Astros Draft

Astros 2018 draft: High school outfielder Connor Scott a target?

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HOUSTON, TX - JULY 31: Jef Luhnow, general manager, of the Houston Astros talks with reporters at Minute Maid Park on July 31, 2017 in Houston, Texas. (Photo by Bob Levey/Getty Images)
HOUSTON, TX - JULY 31: Jef Luhnow, general manager, of the Houston Astros talks with reporters at Minute Maid Park on July 31, 2017 in Houston, Texas. (Photo by Bob Levey/Getty Images) /
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Who will the Astros select with the 28th overall pick? Someone from the same high school as Kyle Tucker?

With the 2018 MLB Draft set to begin on Monday, it’s really hard to project who the Astros will pick with the 28th overall pick. Part of the price of winning the World Series means the Astros will not have the high picks of the past. No need to fret, they had the extra picks last year because of the Cardinals ‘Hack-gate.” As I wrote last night, I believe that they will draft a high school hitter with that pick.

With a stacked farm system, the front office is not looking for a quick fix in the draft. That was what Mark Appel was supposed to be, but that’s a discussion for another day. We could see then chase an outfielder from the high school ranks like they did with Kyle Tucker in 2015. You draft this player and give him the time to develop his talents.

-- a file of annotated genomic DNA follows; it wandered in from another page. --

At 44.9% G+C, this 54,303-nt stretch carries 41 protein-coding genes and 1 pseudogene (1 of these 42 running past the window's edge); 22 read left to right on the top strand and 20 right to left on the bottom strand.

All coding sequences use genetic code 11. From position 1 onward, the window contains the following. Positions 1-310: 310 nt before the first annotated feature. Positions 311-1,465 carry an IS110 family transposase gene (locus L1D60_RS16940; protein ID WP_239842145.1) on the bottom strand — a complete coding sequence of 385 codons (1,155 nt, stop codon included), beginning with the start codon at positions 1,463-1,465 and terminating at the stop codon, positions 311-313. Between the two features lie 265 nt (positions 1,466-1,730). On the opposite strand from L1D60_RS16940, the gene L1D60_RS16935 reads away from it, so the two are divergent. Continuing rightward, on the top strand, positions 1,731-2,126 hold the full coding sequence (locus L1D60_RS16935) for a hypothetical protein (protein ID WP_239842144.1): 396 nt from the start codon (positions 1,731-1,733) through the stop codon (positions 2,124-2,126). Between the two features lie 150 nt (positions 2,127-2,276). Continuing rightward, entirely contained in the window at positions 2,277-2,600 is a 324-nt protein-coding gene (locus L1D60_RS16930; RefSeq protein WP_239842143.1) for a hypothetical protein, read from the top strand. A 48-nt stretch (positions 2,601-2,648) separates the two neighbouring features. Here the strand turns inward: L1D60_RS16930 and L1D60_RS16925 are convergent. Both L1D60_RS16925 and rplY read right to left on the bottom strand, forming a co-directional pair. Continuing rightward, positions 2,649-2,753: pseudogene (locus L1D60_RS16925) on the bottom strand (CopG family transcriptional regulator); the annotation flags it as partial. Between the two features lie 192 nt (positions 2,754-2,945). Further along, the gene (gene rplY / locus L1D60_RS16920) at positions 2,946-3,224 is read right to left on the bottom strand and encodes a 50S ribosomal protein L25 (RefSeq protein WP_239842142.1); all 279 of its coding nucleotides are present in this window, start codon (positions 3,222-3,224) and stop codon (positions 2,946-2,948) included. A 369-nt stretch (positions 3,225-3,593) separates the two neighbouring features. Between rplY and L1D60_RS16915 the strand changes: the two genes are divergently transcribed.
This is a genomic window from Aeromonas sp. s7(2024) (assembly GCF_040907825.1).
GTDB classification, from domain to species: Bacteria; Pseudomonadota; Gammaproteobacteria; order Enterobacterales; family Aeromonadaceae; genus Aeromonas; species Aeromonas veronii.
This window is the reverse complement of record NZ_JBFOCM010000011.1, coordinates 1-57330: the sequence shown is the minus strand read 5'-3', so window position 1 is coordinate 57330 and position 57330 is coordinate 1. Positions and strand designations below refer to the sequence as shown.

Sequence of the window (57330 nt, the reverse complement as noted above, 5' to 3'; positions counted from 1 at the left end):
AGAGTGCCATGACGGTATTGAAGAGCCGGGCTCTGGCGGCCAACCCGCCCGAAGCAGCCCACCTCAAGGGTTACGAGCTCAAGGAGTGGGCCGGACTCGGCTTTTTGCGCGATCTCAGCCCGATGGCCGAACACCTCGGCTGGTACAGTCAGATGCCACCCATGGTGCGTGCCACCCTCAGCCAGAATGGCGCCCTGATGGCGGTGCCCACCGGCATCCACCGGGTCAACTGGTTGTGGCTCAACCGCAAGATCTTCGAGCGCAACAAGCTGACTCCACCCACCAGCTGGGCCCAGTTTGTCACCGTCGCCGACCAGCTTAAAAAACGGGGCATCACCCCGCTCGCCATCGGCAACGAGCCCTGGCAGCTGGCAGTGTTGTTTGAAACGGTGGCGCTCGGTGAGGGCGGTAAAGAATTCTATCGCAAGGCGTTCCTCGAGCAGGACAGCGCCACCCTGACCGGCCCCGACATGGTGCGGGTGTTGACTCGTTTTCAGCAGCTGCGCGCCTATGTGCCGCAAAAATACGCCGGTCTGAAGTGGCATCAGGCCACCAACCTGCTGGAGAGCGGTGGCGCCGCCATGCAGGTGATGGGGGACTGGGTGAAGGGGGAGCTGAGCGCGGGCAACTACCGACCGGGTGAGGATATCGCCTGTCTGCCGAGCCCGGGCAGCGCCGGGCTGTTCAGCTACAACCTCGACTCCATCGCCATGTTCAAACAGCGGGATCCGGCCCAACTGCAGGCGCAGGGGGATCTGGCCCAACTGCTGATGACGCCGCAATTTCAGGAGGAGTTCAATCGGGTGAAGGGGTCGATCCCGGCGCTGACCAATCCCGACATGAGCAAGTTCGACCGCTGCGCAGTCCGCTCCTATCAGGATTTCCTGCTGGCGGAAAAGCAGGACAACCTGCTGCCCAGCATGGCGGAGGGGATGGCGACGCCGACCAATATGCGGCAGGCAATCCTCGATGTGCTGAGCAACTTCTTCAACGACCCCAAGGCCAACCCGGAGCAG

With my limited knowledge of all the eligible prospects in the draft, I will rely on who the experts are predicting the Astros will take. With the 28th slot, they have a pick value of $2,399,400. This is about how much they have to offer to the player. For the first post, I will focus on the mock draft by Jonathan Mayo from MLB Pipeline.

Connor Scott anyone?

As of May 30th, Mayo feels like the Astros may have a bit of deja vu by picking another outfielder from Plant High School in Tampa. That was the same high school that they selected Tucker from. Like Tucker, Connor Scott is a left-handed hitting outfielder. According to MLB Pipeline, he is the 18th overall prospect in this year’s draft.

Like Tucker, Scott has the speed element to his game. He may be faster than Tucker as he gets a 70-speed rating by MLB Pipeline. With the proper development, Scott could turn into a five-tool player. Dues to a hamstring injury, he could drop to the Astros. But the feeling is that his tools will squash any concerns about the injury. He plays great defense and has power potential.

MLB Pipeline: 18th

Baseball America: 22nd

Keith Law: 32nd

Next: Astros Draft 2018: A look at the needs of the farm system

With the Shohei Ohtani experiment out there working, this could make Scott more appealing. He has a 93 mph fastball as a pitcher. Could he be a two-way player? I was talking to Karl Ravech the other day, and he said it takes a special talent to do that. Will the Astros draft Scott? If he is available, I would say yes.

***Stats from MLB Pipeline***

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